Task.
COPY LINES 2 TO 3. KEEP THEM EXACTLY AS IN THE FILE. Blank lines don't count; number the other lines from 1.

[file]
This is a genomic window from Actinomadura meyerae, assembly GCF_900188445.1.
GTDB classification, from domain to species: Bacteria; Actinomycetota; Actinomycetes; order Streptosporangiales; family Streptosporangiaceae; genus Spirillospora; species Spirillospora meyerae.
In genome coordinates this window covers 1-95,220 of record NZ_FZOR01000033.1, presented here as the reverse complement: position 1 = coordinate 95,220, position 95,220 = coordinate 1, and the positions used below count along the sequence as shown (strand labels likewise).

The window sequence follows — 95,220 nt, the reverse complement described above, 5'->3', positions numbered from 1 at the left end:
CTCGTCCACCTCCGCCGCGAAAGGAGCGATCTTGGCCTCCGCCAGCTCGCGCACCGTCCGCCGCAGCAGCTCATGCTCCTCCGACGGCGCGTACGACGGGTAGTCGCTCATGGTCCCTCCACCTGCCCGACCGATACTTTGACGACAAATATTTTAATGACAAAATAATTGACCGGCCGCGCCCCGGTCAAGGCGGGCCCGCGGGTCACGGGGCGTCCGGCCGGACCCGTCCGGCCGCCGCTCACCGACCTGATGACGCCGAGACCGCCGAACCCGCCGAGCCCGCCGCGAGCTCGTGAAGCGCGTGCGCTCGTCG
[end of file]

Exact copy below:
GTDB classification, from domain to species: Bacteria; Actinomycetota; Actinomycetes; order Streptosporangiales; family Streptosporangiaceae; genus Spirillospora; species Spirillospora meyerae.
In genome coordinates this window covers 1-95,220 of record NZ_FZOR01000033.1, presented here as the reverse complement: position 1 = coordinate 95,220, position 95,220 = coordinate 1, and the positions used below count along the sequence as shown (strand labels likewise).